The winguts, of course, are crying foul. That paragon of truth and beauty, Newsmax:
Illinois Sen. Barack Obama yesterday opened the way for the freest-spending general-election campaign in presidential history with a controversial but widely anticipated decision to opt out of the federal financing system.
The choice to rely on the fundraising juggernaut he built through the primaries all but assures the Democratic standard-bearer of a major financial advantage over Arizona Sen. John McCain, one that will give him the tactical freedom to expand the number of states he can realistically contest in the fall campaign.
In light of previous statements that he planned to participate in the taxpayer-funded system, however, Mr. Obama opened himself to criticism that he had allowed pragmatic political considerations to subvert a centerpiece of post-Watergate efforts to curb the influence of money in politics.
The thing the winguts are missing (and this is probably on purpose) is the fact that John McCain has been breaking campaign finance law for months.
Barack Obama chose winning over his word.
The Democrat once made a conditional agreement to accept taxpayer money from the public financing system, and accompanying spending limits, if his Republican opponent did, too.
Here's Josh Marshall, Talking Points Memo:
O'Toole touches on this:
I mentioned earlier today that it was quite a thing to see John McCain denouncing Barack Obama for breaking his word on public financing when McCain himself is at this moment breaking the law in continuing to spend over the spending limits he promised to abide by through the primary season in exchange for public financing. (By the FEC's rules, we're still in the primary phase of the election and will be until the conventions.)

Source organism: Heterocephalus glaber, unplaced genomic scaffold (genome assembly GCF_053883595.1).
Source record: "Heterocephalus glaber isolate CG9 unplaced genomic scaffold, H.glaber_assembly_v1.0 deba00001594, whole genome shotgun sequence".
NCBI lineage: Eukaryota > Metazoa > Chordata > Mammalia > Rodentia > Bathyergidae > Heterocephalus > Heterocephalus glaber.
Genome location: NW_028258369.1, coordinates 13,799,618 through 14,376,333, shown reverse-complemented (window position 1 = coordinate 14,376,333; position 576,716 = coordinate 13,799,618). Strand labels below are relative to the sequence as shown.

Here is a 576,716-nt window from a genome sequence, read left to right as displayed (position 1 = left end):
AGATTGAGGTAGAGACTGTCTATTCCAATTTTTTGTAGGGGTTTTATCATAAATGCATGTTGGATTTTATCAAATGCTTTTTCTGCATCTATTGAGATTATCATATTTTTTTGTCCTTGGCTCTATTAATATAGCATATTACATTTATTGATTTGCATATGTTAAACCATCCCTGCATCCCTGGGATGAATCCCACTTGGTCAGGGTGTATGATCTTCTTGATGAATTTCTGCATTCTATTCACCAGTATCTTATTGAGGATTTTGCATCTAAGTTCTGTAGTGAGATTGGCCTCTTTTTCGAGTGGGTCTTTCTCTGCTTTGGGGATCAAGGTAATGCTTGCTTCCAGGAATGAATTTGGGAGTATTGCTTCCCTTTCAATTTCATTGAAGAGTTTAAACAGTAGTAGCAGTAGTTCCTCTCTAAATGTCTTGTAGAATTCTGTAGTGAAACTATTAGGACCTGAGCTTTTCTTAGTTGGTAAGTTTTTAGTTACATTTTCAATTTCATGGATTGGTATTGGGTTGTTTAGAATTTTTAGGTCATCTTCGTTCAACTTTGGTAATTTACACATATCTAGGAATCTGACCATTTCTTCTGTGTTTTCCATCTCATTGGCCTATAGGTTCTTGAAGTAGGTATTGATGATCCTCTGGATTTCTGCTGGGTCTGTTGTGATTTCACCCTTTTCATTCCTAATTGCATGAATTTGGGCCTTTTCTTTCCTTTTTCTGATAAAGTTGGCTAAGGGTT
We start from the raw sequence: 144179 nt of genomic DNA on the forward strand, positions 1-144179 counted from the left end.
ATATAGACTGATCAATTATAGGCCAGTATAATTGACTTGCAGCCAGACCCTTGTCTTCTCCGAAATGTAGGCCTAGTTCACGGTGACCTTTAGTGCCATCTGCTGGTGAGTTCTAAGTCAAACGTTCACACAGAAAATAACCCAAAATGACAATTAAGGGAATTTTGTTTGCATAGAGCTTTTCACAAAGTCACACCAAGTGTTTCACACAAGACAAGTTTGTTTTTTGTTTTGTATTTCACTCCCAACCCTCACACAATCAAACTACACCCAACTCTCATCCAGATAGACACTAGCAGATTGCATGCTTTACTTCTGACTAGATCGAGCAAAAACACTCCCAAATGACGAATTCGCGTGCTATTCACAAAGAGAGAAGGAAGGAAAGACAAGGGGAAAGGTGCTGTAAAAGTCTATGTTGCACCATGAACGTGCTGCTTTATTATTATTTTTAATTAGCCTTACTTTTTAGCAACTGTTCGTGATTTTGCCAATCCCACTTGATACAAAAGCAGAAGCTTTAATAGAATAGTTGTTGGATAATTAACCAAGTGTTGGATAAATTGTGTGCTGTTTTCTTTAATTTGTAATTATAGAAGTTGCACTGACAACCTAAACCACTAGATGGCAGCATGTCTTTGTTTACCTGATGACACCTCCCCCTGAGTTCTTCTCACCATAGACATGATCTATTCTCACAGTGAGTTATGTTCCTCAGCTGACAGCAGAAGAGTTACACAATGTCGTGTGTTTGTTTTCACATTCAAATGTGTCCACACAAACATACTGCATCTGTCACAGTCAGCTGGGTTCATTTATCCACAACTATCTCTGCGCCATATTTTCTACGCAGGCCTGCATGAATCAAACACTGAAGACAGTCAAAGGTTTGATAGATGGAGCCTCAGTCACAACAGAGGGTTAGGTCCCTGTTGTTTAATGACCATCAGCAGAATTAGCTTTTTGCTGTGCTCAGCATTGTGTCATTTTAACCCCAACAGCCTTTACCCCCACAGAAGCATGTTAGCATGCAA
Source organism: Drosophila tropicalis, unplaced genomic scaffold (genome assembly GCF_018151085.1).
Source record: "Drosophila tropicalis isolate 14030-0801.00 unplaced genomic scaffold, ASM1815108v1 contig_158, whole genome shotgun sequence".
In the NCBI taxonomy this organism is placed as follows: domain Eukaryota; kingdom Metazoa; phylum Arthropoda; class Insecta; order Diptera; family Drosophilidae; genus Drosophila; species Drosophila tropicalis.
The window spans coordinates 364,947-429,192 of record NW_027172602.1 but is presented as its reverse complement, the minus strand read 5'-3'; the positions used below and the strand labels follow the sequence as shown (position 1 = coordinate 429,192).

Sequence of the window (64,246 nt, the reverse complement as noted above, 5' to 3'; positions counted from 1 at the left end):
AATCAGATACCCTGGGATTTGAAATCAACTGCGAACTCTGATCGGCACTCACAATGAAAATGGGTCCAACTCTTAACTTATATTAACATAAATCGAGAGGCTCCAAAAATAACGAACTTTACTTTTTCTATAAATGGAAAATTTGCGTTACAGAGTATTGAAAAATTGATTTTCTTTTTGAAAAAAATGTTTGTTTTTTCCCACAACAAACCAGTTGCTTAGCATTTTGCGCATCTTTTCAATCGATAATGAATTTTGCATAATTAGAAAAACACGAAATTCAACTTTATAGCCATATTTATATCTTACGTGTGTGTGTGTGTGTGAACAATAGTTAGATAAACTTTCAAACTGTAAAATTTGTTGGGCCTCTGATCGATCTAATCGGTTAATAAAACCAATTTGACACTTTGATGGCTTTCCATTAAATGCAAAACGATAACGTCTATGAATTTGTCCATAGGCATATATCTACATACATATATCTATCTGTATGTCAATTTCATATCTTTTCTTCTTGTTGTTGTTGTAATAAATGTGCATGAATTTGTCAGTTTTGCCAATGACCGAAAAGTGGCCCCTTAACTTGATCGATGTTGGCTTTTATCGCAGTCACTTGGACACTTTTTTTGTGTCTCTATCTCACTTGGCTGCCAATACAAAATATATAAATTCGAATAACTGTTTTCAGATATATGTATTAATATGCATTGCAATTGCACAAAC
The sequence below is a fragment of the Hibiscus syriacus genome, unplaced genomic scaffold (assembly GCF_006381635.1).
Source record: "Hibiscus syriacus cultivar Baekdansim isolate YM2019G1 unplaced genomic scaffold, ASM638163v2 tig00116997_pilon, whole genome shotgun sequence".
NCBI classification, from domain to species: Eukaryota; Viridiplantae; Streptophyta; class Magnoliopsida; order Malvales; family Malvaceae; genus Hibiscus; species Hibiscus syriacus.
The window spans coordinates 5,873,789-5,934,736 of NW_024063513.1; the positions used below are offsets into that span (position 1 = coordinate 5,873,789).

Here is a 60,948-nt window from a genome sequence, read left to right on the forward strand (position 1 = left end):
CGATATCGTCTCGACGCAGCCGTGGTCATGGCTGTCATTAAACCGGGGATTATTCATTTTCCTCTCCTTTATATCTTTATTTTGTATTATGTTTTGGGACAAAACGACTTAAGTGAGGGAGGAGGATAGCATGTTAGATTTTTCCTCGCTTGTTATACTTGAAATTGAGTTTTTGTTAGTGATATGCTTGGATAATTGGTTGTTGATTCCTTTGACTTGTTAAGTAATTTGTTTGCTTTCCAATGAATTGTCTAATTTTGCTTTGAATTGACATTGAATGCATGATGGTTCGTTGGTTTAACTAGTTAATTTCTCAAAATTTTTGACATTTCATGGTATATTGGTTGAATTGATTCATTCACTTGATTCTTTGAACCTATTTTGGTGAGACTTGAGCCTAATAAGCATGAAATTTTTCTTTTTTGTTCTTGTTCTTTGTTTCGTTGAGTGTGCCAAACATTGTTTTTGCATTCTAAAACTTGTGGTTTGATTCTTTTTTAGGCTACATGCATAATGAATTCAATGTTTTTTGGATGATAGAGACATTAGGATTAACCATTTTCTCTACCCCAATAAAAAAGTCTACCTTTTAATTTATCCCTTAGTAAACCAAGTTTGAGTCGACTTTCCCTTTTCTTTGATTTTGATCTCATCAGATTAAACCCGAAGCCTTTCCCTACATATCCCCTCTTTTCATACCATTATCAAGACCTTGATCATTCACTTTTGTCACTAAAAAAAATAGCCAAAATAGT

I want to return to this subject though because this is not hyperbole or some throw away line. He's really doing it. McCain opting into public financing, accepted the spending limits and then profited from that opt-in by securing a campaign saving loan. And then he used some clever, but not clever enough lawyering, to opt back out. And the person charged with saying what flies and what doesn't -- the Republican head of the FEC -- said he's not allowed to do that. He can't opt out unilaterally unless the FEC says he can.
The most generous interpretation of what happened is that McCain's lawyer came up with an ingenious legal two step that allowed him to double dip in the campaign finance system, eat his cake and spend it too. But even if you buy that line, successful gaming of the system doesn't really count as strict adherence. And the point is irrelevant since the head of the FEC -- a Republican -- says McCain cannot do this on his own.
Marshall explained it all last February:
Renewing a long-standing criticism, the Obama campaign contended that Mr. McCain's hands were not clean on campaign spending issues, noting that he had once indicated that he would accept federal matching funds and spending limits during the primaries, only to back out of that stance later.
Mr. Potter responded that the McCain campaign had said all along that the possibility of participating in the federal public-funding system for the primaries was only an option, not a commitment by the campaign.
Democratic critics have pointed to the Federal Election Commission contention that Mr. McCain should have sought its permission to withdraw from the primary campaign public-funding system, a position Mr. McCain's lawyers have rejected.
John McCain. Maverick. Straight-shooter. Playing fast and loose with campaign finance law.